This is the first time I see that Nm is quoted for an e-motor

Discussion in 'Electric Propulsion' started by BertKu, Nov 18, 2017.

  1. BertKu
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    BertKu Senior Member

    I came across information on an e-motor with the following detail concerning the torque on the axle. If we take the maximum continuous power of 12 Kw and their quoted current of 165 Ampere which is at 72 Volt = 11880 watt. Are we able to compare this with an diesel/gas - petrol engine and see whether the quoted is substantial better then what Ocean Volt and Torqeedo trying to sell to their customers.

    POWER: Output Power of 12 kW Continuous, 30 kW Peak
    These patented axial flux motors are designed to work with sinusoidal (sine wave) controllers such as the Sevcon Gen4.
    Features: Quieter Operation
    Improved durability
    High 92% Efficiency
    Smoother acceleration
    Lighter weight (only 35 lbs.)
    Low torque ripple at low speed
    NEW Fully enclosed design
    NEW Water cooled stators

    NEW Sine/cosine speed sensor
    NEW Anodized aluminum
    NEW Protective phase terminals cover
    Specifications
    - 4 pole motor (8 magnets).
    - Phase to Phase winding resistance is 0.065 Ohms with 20 turns per phase.
    - Maximum recommended rotor speed: 6500 RPM
    - Voltage: 0 to 72 VDC input to the control
    - Torque constant of 0.12 Nm per Amp
    - The Inductance Phase to Phase is 0.05 Milli-Henry
    - Armature Inertia: 45 Kg Cm Squared
    - Current: 165 Amps AC continuous (200 Amps DC into the motor control)
    - Peak current: 450 Amps AC for 1 minute (620 Amps DC into the motor control)
    - Weight: 35 pounds
    - Peak Stall Torque: 75 ft lb.
     
  2. Mr Efficiency
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    Mr Efficiency Senior Member

    Does it help you to see a torque rating ?
     
  3. BertKu
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    BertKu Senior Member

    Yes, I am under the impression that every time I hear that there is a conversion formula for converting torque into HP . That would mean some 0.12 nM x 200 Ampere = 24 Nm . for a 12 KW input motor. Thus now we can compare a diesel engine really with a stated efficient e-motor. Forgive me if I have the output torque for a max speed motor at 72 Volt DC wrong and is maybe only 19.8 Nm . Which Diesel engine gives only 19.8 to 24 Nm shaft power out, what would that be in HP or Kw. Bert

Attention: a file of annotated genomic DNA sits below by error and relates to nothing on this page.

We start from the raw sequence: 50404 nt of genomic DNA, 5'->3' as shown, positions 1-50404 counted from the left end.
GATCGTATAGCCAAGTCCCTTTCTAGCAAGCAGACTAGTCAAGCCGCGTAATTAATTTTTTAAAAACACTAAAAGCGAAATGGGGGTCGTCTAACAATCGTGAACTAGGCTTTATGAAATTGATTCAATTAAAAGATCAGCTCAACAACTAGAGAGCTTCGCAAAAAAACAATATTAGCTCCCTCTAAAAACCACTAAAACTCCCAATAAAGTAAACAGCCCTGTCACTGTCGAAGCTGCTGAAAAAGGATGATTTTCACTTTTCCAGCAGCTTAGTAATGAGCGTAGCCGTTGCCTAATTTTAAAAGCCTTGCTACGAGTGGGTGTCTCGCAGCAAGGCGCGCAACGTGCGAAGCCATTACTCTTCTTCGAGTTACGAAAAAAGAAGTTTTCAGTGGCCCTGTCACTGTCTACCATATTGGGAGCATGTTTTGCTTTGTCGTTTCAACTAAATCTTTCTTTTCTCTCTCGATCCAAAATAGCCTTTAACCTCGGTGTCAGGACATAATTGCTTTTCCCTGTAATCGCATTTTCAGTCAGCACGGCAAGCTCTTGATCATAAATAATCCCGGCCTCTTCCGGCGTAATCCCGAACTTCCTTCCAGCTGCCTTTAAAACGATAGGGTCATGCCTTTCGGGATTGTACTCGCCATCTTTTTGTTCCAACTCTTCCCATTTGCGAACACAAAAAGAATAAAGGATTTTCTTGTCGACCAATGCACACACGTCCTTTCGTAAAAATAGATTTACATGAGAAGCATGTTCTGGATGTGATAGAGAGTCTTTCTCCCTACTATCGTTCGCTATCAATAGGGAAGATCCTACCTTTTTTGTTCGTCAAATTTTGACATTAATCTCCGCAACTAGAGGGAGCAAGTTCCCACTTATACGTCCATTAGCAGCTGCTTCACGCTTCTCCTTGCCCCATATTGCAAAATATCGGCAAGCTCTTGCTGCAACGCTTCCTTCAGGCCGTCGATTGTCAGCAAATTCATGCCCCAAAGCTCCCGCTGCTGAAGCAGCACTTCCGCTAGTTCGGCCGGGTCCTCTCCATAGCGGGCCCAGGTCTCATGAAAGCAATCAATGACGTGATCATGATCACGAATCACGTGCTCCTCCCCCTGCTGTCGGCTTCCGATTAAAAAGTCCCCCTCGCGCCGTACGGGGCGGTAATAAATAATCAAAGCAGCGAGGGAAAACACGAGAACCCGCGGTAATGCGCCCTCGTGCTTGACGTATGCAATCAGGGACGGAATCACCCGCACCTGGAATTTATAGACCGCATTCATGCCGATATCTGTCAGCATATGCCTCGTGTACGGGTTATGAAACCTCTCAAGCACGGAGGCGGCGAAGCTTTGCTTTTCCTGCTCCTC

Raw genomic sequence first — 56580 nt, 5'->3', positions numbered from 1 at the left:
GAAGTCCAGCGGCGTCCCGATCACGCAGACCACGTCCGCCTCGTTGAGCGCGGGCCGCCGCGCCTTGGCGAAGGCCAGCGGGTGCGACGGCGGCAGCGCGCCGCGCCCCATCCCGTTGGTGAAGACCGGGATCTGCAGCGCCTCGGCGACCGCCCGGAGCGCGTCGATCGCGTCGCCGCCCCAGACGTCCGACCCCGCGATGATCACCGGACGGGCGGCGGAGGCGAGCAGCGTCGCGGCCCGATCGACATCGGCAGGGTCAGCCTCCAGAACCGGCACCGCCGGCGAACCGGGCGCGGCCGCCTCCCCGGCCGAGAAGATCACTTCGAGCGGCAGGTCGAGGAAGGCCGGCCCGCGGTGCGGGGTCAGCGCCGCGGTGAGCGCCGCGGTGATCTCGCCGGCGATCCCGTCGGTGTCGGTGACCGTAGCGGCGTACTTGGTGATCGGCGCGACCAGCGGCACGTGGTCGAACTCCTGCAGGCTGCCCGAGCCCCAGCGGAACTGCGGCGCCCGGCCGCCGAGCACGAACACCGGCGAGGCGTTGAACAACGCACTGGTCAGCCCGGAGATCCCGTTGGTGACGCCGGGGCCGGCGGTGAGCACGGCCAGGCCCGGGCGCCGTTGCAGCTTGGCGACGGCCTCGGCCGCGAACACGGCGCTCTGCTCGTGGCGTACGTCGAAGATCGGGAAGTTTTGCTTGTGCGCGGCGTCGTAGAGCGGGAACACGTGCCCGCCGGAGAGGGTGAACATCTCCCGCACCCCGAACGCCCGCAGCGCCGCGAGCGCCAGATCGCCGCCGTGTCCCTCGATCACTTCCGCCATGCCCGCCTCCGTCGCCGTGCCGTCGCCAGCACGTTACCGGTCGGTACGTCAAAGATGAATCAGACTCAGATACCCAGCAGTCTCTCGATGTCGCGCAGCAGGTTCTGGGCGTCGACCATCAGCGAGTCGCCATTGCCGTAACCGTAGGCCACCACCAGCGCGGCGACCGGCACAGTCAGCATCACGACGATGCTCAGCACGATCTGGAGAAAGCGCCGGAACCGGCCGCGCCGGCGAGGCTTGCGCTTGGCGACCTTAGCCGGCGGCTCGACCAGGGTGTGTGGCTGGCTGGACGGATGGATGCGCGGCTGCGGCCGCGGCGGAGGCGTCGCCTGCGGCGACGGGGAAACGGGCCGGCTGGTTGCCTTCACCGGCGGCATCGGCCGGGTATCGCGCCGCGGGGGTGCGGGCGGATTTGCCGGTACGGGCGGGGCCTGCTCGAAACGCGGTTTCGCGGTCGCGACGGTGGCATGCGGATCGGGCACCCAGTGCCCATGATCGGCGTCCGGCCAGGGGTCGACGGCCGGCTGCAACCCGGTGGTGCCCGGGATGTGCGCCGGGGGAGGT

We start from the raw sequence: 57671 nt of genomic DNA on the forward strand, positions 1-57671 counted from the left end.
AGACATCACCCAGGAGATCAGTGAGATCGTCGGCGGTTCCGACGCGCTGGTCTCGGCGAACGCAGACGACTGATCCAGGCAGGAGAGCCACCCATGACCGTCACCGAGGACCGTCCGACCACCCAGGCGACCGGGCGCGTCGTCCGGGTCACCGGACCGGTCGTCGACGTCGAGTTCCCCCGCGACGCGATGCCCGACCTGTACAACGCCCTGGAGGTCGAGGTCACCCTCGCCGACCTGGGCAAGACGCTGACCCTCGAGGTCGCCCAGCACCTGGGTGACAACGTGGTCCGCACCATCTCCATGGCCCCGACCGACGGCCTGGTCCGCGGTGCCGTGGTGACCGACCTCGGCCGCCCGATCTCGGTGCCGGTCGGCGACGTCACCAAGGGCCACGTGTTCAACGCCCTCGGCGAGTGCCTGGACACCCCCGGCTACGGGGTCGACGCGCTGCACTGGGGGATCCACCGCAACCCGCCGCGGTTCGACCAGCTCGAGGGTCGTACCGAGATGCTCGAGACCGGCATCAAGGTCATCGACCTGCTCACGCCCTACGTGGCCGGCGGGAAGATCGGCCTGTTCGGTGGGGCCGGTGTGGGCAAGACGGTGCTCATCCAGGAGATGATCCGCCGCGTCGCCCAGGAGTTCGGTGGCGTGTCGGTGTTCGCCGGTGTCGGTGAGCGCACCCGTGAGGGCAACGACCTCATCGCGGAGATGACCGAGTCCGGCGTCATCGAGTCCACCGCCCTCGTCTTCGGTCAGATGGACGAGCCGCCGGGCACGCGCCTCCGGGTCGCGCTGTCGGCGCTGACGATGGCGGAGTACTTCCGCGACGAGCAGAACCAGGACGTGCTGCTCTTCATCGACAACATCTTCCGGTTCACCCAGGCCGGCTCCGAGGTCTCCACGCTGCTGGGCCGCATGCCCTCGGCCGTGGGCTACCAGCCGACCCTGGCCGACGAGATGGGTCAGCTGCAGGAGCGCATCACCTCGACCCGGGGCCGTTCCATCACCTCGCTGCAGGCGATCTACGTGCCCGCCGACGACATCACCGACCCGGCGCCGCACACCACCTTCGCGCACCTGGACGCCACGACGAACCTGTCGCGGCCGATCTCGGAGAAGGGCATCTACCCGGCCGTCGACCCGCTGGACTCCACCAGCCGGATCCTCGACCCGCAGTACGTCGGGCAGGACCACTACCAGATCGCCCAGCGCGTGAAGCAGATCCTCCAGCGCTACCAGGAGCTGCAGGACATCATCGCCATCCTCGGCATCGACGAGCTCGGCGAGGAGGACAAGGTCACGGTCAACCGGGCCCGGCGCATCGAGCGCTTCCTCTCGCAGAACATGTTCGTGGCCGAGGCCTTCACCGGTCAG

4. CDK
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    CDK retired engineer

    The same sheet says the stall torque is 75 ft. lb, which is slightly more than 100 Nm. That seems like a reasonable value for a light weight electric motor.
    What the motor brings at full power cannot be calculated from a torque constant, there should be a graph included.
     
  5. Joakim
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    Joakim Senior Member

    20 Nm and 12 kW would reguire close to 6000 rpm, which way more than typical diesels do. Yanmar 1GM10 has about the same torque (rather constant from 1800 to 3600 rpm), but obviously clearly less power due to lower rpm.

    As CDK pointed out the data given is far from being enough. E.g. for the efficiency only one number is given. The efficiency will be clearly less in most operating conditions and 92% is most likely the peak efficiency (not at peak power). Does 92% include the controller?
     
  6. DCockey
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    DCockey Senior Member

    Formulas for Torque, Rotational speed and Power
    Power = Rotational speed x Torque
    Torque = Power / Rotational speed
    Rotational speed = Power / Torque​
    Depending on the units used appropriate conversion factors between units may be need.

    Another relationship for an electric motor between power in and power out.
    Mechanical Power Out is less than Electrical Power In​
    This is true when the motor is accelerating, or running at a steady speed. It is possible for mechanical power out to momentarially exceed electrical power in when the motor is deaccelerating.